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He’s Home and Stays in His Man Cave All Day

woman reaching out to boy, boy afraid

AiR member dziodzio435 feels worried and scared and fears making the wrong choices…

"my son just came home after doing 45 days. was going to do 90 days but didn't. he's been going to meetings and is still sober. he's just hanging out in his man cave which is dreary and is not eating properly – once a day if i'm lucky. i keep on him to do more to eat because he says he's not feeling good because he's on medicine and not eating. i know i'm wrong to push him but he just came from a regimented living environment to doing nothing. i'm worried and scared but i know i'm handling this wrong. i want to do what's best for him so he stays successful."

One would hope that the structure and activities of an inpatient facility would rub off on your son after 45 days, and it has. He is going to meetings and is taking medication. How much change can someone expect to see after a month and a half? Your son isn’t eating correctly and seems stuck in place, just sitting around in his room all day.

This period after treatment is often cause for concern for many families. Getting off drugs and alcohol isn’t sufficient to immediately embrace a new life. It takes time. What replaces those long periods of drug use? Your son has to discover substitutes that provide meaning in his life and that are rewarding. Getting off drugs and alcohol doesn’t miraculously translate into coping skills for life, or to good healthy behaviors, like healthy eating.

Critically important though, is that he is going to AA (I presume it’s AA), hopefully every day. Studies of AA have shown that it maintains abstinence. Why? Because it supports sober thinking. It provides something to do each day. It helps people feel nested in a community of peers. It teaches relapse prevention skills. AA isn’t the only way to get these important ingredients – one can go to therapy or another peer support program – but something like this is needed to fight against the drug use thoughts that inevitably creep in. In recovery, it's essential to introduce new behaviors and activities that can help to fill the huge hole left where drug use previously existed.

I was sitting in a case management meeting at a treatment program last week. A case manager voiced surprise that his client had been told to go to 90 (AA) meetings in 90 days. He thought this was a lot. I agreed it sounded like a lot, but how often did his client use or think of using before he got sober? Every day, he answered. Well then, the best way to combat those thoughts is to push back with thoughts that counter the desire to use every day.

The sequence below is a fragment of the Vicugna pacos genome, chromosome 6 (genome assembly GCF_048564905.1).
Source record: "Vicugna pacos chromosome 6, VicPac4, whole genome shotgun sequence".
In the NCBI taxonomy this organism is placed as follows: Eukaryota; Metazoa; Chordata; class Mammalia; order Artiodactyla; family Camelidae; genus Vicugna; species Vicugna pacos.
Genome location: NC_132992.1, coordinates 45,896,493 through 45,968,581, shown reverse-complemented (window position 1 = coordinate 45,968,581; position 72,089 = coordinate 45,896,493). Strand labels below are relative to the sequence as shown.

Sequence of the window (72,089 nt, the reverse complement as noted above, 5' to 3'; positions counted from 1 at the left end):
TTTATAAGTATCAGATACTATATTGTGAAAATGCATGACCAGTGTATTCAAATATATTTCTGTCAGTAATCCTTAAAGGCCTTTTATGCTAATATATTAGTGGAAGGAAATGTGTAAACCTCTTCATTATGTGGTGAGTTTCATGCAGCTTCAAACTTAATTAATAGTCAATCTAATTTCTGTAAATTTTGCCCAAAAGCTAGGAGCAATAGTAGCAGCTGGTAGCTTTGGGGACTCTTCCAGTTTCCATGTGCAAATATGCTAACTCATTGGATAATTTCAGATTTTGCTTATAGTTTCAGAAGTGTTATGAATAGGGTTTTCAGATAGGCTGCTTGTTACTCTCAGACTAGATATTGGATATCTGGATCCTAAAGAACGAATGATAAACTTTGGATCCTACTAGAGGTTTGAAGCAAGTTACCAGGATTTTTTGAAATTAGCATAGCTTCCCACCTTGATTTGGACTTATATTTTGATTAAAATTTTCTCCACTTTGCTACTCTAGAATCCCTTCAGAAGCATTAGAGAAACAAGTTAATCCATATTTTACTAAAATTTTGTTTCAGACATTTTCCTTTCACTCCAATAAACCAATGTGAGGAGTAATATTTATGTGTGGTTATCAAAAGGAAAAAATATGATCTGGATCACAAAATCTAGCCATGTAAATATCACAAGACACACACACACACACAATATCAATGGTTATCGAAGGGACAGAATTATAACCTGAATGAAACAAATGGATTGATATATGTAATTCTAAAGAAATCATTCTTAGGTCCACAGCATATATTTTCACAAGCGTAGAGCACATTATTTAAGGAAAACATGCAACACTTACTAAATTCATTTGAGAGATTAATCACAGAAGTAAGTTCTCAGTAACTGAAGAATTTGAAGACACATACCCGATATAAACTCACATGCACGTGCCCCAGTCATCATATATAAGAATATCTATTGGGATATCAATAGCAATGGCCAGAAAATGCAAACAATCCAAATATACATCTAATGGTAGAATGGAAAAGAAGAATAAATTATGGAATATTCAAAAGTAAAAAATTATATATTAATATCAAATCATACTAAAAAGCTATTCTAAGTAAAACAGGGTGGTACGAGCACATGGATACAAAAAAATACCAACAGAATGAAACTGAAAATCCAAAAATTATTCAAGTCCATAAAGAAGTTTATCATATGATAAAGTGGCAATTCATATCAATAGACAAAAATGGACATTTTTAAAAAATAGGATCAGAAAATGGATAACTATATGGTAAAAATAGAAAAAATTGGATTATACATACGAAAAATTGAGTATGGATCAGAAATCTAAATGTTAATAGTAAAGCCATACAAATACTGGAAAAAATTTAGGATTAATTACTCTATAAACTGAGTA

It is unnerving to see your son mostly sitting on the couch, not doing much else. Life may not come knocking on his door with its offerings — he is going to need some gentle encouragements to step out and make it in the world. Using the principles of CRAFT can help guide what you can do: for now, let his eating habits be his responsibility. Reward treatment attendance and his regular medication visits; step back when he doesn’t go. Give him room to figure this out. (See Module 5 for more guidance on rewards)

AiR is planning a podcast that addresses your question. Many families are surprised to find that issues continue after treatment, that their Loved One still struggles with so many aspects of life. You are not alone. We would also suggest listening to the podcasts we’ve already published on the site. I hope you find them soothing and that they give you a small amount of peace in this day.



In your comments, please show respect for each other and do not give advice. Please consider that your choice of words has the power to reduce stigma and change opinions (ie, "person struggling with substance use" vs. "addict", "use" vs. "abuse"...)

  1. Good Evening. I’m responding to this as a person in recovery not as a mother whose child is an alcoholic and drug addict.

    When you become a member of AA there are lots of suggestions to try. When a person new to being sober is given suggestions, it’s usually what many others have found has helped to keep them sober. In the beginning, it’s usually 90 meetings in 90 days, get a sponsor, and one I needed was sit down, shut up and listen. The 90 in 90 suggestion is to help the newcomer get a strong base under them and to help to get to know others in the program and if person is struggling, hopefully they will ask for help. Getting a sponsor will help in having 1 person you can go to or call when you are struggling. The sponsor will also help guide you in other areas of the program such as the 12 Steps and 12 Traditions of AA. When I say sit down, shut up and listen it’s not being cruel or anything. It’s in hopes the newcomer will hear something that will help them.

    Before I came to AA, I thought all drunks were basically homeless derelicts. How wrong I was.The first days certainly taught me a lot and as the days, weeks, months and years went by I was happy with the suggestions I was given. Without them, I seriously do not think I would be sober 28 years. A lot of my family didn’t understand why I went to so many meetings. I also got they didn’t think I was an alcoholic. I knew what my actions were while drunk, in a blackout (after being told by now ex-husband). It’s finding a new way to live, finding a balance between your family, yourself and sobriety.

    I hope this helps. I certainly don’t want to be disrespectful to anyone’s beliefs.